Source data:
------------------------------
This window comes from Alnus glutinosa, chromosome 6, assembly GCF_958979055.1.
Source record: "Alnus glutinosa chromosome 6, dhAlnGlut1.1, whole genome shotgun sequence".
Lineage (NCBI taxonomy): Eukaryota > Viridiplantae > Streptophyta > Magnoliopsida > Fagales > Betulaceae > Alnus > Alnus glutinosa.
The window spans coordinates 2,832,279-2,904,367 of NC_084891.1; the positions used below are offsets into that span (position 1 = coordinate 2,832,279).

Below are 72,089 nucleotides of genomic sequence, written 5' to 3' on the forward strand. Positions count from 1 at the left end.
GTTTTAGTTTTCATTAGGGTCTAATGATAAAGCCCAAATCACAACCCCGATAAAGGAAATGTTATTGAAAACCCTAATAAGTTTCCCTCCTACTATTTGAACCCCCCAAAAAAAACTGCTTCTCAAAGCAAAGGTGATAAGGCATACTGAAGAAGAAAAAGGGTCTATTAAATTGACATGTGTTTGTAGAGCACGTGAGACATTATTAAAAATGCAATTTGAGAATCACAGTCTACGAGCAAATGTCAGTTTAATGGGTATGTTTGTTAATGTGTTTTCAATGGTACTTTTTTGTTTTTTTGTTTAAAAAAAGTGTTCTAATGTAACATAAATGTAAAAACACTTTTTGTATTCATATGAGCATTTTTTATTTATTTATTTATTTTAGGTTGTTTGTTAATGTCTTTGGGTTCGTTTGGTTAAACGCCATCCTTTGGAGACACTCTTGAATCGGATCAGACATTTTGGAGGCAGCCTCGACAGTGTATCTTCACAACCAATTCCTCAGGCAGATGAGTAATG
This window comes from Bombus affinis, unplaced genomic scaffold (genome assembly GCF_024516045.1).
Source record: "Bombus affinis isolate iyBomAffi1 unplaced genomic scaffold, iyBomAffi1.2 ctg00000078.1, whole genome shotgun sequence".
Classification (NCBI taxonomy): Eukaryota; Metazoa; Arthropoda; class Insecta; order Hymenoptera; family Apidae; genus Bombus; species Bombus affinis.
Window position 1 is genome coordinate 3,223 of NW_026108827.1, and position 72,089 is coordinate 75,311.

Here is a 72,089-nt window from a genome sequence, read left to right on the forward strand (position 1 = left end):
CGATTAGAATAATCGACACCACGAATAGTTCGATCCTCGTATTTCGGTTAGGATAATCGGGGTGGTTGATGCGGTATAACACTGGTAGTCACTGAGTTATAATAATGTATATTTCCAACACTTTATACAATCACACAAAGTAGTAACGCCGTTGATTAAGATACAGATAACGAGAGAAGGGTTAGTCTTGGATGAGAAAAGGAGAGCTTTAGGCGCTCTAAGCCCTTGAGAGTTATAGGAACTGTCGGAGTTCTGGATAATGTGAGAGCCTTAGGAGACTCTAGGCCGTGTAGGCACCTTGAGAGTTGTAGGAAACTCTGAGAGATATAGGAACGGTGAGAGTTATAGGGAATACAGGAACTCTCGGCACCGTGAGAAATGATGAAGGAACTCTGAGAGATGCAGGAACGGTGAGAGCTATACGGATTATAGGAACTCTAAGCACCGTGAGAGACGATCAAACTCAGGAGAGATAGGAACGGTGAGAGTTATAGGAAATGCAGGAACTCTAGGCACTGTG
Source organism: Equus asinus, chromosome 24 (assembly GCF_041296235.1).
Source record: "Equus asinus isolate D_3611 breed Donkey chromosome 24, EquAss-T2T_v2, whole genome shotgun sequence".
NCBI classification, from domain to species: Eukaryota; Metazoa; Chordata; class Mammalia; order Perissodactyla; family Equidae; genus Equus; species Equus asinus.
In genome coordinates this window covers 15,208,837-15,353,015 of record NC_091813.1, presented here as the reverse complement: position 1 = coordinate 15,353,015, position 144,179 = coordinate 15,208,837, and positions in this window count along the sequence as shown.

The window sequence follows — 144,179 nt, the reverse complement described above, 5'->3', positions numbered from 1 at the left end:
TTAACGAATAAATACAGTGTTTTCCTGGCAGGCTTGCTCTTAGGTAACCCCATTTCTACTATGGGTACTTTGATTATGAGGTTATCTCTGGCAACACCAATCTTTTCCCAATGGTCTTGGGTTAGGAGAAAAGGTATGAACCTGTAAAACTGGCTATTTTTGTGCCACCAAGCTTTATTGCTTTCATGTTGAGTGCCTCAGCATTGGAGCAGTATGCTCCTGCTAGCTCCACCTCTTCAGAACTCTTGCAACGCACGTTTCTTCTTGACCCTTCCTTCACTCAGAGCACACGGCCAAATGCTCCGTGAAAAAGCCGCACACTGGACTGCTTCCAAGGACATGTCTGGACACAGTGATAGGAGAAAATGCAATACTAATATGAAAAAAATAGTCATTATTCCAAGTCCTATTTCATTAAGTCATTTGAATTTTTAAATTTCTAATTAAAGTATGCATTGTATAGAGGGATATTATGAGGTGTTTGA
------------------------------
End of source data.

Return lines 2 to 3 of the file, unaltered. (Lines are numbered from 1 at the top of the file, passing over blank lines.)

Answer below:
Source record: "Alnus glutinosa chromosome 6, dhAlnGlut1.1, whole genome shotgun sequence".
Lineage (NCBI taxonomy): Eukaryota > Viridiplantae > Streptophyta > Magnoliopsida > Fagales > Betulaceae > Alnus > Alnus glutinosa.